Getting Along With Your New Roommate—Your Spouse!
Moving in together after marriage can be both exciting and stressful. Rent.com has put together these six tips for couples moving in together after they’ve tied the knot. We hope this helps make the transition from your single’s pad to your love nest as smooth as possible!
- Know Your Spouse’s Living Habits Up Front and Communicate: If you haven’t lived together yet, it’s important to understand what your spouse’s day-to-day life is like before you officially move in. Communicate your needs and expectations to each other and always be thoughtful. If your spouse works from home in the evenings, agree not to watch TV loudly in the same room. Likewise, if you’re hosting the occasional girls’ night or poker game at your place, give your spouse fair warning to make other plans to be out of the house.
- Commit to Clean: Some people are inherently tidier than others. Before getting married, you may have thought that your spouse was generally clean, but for all you know, they could be scrubbing everything down just before you come over—or worse, having a cleaning crew come in! Be sure to discuss expectations for home maintenance and cleaning prior to moving in together. Talk about who will clean what, when and how often you will clean, and what’s acceptable in terms of daily and weekly up-keep. Lots of couples have quarrels over chores, but agreeing on standards of cleanliness and division of labor in advance will ensure that you’re both on the same page.
- Give a Little: In an ideal environment, both you and your spouse will agree upon priorities and interests. However, life is not perfect, and it is important for you both to negotiate in order to live successfully on common ground. While you should not “keep score” over who is compromising on what, over the long run your relationship should feel pretty equitable. If it doesn’t, then you run the risk of resentment building up—or leaking out—later.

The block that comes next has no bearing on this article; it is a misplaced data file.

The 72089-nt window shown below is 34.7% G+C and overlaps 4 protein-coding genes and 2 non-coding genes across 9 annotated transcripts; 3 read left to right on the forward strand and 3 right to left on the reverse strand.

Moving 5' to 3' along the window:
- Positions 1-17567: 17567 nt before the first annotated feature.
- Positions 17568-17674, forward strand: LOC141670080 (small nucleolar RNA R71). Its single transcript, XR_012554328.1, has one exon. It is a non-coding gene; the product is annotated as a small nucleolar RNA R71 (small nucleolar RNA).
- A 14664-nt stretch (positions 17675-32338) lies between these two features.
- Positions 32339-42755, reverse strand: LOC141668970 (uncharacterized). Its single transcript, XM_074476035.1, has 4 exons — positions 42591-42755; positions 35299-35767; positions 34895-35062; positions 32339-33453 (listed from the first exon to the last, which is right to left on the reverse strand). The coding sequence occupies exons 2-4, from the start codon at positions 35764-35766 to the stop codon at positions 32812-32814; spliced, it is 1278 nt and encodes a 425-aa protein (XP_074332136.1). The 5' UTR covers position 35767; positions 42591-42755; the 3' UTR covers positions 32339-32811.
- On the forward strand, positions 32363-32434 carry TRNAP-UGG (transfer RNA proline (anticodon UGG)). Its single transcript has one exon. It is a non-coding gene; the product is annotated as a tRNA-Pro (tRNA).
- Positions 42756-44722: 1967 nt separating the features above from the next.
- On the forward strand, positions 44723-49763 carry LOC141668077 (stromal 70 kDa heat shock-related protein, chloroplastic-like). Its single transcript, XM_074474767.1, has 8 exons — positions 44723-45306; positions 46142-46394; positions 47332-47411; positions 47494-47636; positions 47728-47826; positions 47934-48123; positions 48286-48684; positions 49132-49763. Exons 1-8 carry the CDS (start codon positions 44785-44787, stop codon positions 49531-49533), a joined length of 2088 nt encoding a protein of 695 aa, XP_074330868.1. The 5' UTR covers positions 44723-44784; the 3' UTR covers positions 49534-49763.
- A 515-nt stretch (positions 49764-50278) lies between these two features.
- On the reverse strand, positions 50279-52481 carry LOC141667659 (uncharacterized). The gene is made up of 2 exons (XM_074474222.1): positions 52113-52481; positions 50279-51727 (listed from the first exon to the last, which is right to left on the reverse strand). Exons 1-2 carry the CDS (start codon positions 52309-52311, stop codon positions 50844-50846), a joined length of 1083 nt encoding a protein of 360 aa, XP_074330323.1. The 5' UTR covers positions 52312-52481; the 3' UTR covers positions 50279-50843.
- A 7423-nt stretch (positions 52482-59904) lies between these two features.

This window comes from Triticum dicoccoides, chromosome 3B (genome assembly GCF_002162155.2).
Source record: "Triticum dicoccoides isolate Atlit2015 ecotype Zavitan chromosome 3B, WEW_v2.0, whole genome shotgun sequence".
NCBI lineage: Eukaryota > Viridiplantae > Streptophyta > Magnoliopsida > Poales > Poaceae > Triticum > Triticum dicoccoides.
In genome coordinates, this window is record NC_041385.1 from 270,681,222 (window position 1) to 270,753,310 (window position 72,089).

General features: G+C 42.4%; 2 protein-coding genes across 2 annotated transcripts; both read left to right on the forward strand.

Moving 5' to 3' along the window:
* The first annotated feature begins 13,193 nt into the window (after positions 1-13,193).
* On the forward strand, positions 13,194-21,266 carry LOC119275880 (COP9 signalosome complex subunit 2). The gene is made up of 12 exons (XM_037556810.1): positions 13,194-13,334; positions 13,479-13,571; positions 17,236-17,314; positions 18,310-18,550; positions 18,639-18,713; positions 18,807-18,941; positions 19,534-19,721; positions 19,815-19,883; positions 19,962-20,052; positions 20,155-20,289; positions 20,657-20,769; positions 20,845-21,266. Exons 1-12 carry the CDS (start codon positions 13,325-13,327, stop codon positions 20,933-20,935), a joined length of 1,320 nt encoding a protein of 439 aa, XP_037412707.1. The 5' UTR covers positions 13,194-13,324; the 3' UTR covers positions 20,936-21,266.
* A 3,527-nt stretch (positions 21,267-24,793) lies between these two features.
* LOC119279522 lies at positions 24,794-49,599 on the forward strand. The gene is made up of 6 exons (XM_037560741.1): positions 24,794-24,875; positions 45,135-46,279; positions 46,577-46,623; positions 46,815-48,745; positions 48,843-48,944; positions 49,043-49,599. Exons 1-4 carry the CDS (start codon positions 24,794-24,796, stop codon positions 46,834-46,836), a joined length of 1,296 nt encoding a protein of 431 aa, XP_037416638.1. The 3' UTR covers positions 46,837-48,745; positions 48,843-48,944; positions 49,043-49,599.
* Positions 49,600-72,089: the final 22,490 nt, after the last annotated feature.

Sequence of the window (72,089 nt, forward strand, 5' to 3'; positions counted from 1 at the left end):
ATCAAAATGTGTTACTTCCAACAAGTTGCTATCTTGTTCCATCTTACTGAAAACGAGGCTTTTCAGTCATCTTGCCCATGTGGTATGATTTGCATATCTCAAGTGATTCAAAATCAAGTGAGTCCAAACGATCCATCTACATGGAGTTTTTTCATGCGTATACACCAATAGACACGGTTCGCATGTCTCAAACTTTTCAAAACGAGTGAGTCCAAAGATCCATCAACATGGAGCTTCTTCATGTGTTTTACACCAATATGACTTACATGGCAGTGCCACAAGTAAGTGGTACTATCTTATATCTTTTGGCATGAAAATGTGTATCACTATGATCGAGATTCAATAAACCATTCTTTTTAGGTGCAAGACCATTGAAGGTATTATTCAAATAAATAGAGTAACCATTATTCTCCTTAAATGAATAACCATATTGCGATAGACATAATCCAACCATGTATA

- Respect Each Other’s Privacy and Property: Although you’ll be sharing a bedroom (and likely closets), it’s still important to respect each other’s privacy and property. If your spouse prefers that you leave his books in one place, try not to reorganize them. Similarly, if you like to read in quiet for an hour or two each weekend, your spouse should understand this.
- Make a Financial Plan: Before moving in together, decide how bills and rent will be paid for. If one person is in charge of utilities and the other in charge of submitting the rent check each month, make sure that both you and your spouse agree to the terms. It’s easy to argue over money, but determining responsibilities in advance will make for a more peaceful living environment.
- Be Specific: It’s easy when you are starry-eyed-in-love to think you and your spouse want the same things from life without getting down to brass tacks. However, the devil really is in the details. So, when you communicate about living habits, household chores, finances and the like, make sure you are clear and specific. You’ll have a lot fewer surprises—and conflict—later.
What were the biggest adjustments you and your spouse made when you moved in together?
[Photo Credit: Mike Staff Productions]